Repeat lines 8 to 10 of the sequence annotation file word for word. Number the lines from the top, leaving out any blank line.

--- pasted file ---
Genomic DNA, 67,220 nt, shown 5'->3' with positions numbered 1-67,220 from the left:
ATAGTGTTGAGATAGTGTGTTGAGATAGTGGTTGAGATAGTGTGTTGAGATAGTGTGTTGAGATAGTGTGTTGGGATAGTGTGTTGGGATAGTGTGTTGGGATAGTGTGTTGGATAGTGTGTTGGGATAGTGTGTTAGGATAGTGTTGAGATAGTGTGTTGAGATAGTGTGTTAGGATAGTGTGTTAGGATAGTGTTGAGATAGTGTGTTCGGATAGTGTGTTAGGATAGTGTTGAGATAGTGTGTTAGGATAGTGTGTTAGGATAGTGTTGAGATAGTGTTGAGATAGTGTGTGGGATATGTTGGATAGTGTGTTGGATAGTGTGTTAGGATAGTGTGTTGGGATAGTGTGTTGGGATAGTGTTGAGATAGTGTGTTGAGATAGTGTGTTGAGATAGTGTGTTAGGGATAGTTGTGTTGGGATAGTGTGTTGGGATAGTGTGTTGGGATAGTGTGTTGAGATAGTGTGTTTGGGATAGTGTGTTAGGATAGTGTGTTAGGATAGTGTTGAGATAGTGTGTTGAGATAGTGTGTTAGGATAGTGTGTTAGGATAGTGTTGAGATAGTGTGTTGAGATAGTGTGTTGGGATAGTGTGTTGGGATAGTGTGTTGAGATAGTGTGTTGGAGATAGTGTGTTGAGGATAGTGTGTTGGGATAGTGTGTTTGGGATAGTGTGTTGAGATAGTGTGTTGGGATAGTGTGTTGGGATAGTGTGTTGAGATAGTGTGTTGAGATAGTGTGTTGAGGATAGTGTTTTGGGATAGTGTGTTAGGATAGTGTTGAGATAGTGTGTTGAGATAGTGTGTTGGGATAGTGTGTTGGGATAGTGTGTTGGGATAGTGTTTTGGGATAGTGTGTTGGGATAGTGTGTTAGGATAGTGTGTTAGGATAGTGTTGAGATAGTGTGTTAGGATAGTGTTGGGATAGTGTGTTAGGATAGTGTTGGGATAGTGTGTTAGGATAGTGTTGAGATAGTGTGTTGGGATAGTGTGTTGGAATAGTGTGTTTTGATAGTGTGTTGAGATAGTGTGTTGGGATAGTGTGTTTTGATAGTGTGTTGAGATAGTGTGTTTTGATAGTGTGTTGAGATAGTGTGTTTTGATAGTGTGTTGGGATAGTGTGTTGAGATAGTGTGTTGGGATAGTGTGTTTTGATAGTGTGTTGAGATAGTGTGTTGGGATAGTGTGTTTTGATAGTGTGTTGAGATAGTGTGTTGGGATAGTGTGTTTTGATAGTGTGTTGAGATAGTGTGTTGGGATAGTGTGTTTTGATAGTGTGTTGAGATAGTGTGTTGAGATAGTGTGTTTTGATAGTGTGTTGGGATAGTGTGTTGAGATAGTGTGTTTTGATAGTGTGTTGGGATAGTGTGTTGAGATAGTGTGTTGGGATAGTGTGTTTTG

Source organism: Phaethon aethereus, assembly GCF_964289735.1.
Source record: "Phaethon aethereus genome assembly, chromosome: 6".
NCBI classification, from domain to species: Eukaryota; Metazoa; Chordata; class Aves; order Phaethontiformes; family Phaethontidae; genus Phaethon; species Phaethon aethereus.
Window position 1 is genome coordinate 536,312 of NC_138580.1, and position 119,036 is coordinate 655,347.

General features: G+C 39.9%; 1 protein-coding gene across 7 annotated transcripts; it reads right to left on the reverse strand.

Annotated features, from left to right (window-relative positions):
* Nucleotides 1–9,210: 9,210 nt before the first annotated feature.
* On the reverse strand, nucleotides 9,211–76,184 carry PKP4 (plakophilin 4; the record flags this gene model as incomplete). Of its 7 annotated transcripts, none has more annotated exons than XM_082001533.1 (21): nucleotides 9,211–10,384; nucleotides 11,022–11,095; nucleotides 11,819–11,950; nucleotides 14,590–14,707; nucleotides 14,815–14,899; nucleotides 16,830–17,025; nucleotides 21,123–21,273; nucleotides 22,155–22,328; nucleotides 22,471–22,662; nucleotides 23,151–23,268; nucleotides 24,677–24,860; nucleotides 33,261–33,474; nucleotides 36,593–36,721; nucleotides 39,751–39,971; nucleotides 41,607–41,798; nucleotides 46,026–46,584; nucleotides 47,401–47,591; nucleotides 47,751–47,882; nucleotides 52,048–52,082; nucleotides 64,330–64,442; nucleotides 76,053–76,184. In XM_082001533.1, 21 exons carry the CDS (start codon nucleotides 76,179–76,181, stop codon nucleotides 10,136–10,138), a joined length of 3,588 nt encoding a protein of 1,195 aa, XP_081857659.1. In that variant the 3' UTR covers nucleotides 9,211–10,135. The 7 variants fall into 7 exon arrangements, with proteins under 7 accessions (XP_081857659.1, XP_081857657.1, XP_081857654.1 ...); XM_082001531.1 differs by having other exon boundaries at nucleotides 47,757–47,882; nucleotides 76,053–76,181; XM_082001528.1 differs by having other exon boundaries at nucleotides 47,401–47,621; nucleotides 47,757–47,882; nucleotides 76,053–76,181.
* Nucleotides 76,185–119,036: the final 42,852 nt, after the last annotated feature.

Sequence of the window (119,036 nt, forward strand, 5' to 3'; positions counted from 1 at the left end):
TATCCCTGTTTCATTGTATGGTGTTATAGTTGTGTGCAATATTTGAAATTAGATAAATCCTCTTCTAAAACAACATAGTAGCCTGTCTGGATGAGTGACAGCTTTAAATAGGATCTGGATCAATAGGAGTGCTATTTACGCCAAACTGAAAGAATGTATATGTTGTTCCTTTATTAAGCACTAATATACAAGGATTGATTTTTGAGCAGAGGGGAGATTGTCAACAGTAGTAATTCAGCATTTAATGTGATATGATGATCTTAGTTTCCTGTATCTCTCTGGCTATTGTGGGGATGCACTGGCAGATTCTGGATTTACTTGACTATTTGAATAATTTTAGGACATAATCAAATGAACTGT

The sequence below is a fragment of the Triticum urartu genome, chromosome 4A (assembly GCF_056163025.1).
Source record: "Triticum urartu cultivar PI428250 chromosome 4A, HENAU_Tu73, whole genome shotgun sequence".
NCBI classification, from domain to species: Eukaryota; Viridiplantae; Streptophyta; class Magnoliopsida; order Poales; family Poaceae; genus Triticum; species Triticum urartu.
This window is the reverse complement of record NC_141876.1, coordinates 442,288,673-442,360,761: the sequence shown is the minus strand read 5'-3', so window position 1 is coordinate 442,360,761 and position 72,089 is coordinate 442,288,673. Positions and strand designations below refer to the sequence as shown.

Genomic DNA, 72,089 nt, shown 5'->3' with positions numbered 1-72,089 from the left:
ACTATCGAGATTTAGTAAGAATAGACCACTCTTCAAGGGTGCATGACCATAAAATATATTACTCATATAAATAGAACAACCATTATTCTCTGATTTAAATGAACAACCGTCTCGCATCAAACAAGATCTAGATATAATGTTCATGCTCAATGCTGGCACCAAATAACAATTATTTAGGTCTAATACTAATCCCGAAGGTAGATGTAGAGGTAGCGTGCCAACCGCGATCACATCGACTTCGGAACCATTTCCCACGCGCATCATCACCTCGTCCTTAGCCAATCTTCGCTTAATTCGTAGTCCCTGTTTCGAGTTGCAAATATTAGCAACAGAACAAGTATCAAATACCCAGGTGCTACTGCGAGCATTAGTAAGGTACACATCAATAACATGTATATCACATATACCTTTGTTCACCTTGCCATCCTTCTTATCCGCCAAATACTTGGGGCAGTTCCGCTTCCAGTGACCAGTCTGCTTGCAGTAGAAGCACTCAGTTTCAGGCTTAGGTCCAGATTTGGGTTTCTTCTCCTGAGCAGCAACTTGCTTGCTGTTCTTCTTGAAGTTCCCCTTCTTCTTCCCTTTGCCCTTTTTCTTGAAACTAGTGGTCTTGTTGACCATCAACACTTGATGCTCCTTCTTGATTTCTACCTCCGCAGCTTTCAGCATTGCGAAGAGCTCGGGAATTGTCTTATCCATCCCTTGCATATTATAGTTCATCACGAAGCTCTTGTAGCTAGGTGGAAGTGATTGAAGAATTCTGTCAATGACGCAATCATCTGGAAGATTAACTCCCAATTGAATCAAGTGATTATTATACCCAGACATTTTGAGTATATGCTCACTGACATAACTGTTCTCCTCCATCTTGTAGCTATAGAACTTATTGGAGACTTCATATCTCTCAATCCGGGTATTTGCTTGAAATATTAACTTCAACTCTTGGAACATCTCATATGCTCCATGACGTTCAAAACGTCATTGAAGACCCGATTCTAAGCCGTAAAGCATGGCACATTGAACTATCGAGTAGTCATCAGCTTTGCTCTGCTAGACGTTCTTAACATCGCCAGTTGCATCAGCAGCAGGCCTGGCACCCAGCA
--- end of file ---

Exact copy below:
Annotated features, from left to right (window-relative positions):
* Nucleotides 1–9,210: 9,210 nt before the first annotated feature.
* On the reverse strand, nucleotides 9,211–76,184 carry PKP4 (plakophilin 4; the record flags this gene model as incomplete). Of its 7 annotated transcripts, none has more annotated exons than XM_082001533.1 (21): nucleotides 9,211–10,384; nucleotides 11,022–11,095; nucleotides 11,819–11,950; nucleotides 14,590–14,707; nucleotides 14,815–14,899; nucleotides 16,830–17,025; nucleotides 21,123–21,273; nucleotides 22,155–22,328; nucleotides 22,471–22,662; nucleotides 23,151–23,268; nucleotides 24,677–24,860; nucleotides 33,261–33,474; nucleotides 36,593–36,721; nucleotides 39,751–39,971; nucleotides 41,607–41,798; nucleotides 46,026–46,584; nucleotides 47,401–47,591; nucleotides 47,751–47,882; nucleotides 52,048–52,082; nucleotides 64,330–64,442; nucleotides 76,053–76,184. In XM_082001533.1, 21 exons carry the CDS (start codon nucleotides 76,179–76,181, stop codon nucleotides 10,136–10,138), a joined length of 3,588 nt encoding a protein of 1,195 aa, XP_081857659.1. In that variant the 3' UTR covers nucleotides 9,211–10,135. The 7 variants fall into 7 exon arrangements, with proteins under 7 accessions (XP_081857659.1, XP_081857657.1, XP_081857654.1 ...); XM_082001531.1 differs by having other exon boundaries at nucleotides 47,757–47,882; nucleotides 76,053–76,181; XM_082001528.1 differs by having other exon boundaries at nucleotides 47,401–47,621; nucleotides 47,757–47,882; nucleotides 76,053–76,181.